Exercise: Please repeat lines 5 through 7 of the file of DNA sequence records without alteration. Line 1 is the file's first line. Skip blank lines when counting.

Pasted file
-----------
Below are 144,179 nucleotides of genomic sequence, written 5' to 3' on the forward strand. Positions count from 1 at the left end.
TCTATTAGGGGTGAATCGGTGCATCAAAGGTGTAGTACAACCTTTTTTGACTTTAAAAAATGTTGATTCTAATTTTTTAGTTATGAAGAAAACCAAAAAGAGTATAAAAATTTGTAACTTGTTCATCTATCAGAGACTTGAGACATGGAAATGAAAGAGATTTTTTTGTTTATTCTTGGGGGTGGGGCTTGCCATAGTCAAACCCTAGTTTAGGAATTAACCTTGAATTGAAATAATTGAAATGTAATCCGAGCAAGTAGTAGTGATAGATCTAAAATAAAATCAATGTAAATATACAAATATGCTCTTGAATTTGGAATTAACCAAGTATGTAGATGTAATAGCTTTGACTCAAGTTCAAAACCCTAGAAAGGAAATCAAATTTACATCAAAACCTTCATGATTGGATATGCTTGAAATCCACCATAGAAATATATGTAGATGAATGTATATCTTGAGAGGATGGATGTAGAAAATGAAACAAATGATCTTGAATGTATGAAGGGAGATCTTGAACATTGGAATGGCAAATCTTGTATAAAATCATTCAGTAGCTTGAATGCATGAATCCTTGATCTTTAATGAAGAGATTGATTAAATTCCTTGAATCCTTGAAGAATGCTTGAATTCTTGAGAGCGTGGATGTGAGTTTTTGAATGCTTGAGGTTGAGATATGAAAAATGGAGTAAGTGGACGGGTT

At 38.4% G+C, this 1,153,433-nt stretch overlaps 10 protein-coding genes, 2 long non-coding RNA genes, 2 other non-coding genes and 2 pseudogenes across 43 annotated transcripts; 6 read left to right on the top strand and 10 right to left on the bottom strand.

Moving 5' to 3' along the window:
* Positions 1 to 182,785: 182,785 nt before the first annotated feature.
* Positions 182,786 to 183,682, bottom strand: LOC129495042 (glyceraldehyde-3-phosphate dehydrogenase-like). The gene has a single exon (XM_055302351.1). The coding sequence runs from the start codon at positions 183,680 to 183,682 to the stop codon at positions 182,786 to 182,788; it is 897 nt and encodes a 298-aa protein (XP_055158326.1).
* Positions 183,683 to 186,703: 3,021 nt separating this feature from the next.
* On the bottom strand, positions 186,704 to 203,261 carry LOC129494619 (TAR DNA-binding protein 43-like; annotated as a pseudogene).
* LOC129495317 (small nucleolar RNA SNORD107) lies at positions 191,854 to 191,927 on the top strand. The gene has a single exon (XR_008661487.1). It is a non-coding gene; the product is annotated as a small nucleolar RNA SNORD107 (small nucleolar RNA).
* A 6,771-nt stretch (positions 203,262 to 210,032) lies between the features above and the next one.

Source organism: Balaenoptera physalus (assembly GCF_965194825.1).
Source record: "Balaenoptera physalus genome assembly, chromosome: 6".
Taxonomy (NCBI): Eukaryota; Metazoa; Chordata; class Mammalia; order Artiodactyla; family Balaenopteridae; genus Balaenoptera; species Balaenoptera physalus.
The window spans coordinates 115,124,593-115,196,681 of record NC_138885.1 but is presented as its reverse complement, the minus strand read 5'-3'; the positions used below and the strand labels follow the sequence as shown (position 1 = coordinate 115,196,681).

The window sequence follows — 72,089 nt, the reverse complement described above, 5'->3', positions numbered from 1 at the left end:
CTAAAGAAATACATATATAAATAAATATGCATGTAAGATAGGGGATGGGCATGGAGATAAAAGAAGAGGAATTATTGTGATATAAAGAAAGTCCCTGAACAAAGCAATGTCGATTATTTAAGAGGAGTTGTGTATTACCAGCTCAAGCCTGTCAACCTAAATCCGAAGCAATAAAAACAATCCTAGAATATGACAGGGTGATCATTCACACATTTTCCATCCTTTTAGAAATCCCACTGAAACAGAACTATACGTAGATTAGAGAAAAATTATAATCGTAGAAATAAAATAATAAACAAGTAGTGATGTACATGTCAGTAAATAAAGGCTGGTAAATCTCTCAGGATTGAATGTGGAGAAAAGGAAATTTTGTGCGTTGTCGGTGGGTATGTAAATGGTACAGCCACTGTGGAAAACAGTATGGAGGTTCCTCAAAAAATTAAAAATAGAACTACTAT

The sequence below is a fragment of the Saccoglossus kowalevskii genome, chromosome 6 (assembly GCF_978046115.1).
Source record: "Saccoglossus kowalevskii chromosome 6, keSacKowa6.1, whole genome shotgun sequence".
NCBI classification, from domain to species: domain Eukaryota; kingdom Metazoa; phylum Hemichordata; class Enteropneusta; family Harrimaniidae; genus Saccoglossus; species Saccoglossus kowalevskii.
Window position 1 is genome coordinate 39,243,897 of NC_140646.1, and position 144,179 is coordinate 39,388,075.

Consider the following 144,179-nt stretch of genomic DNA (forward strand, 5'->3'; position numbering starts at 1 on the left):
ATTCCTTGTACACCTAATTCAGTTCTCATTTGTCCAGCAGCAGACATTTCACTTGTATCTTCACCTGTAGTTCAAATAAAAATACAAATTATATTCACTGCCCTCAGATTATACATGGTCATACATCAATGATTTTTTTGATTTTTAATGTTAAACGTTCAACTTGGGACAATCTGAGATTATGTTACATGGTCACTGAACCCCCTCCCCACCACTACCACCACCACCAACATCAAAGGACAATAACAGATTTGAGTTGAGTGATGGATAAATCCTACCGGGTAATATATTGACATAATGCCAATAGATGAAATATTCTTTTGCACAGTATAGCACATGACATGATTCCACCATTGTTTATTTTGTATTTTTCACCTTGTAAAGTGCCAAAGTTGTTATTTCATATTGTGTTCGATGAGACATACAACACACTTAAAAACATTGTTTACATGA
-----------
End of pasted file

* Positions 1 to 182,785: 182,785 nt before the first annotated feature.
* Positions 182,786 to 183,682, bottom strand: LOC129495042 (glyceraldehyde-3-phosphate dehydrogenase-like). The gene has a single exon (XM_055302351.1). The coding sequence runs from the start codon at positions 183,680 to 183,682 to the stop codon at positions 182,786 to 182,788; it is 897 nt and encodes a 298-aa protein (XP_055158326.1).
* Positions 183,683 to 186,703: 3,021 nt separating this feature from the next.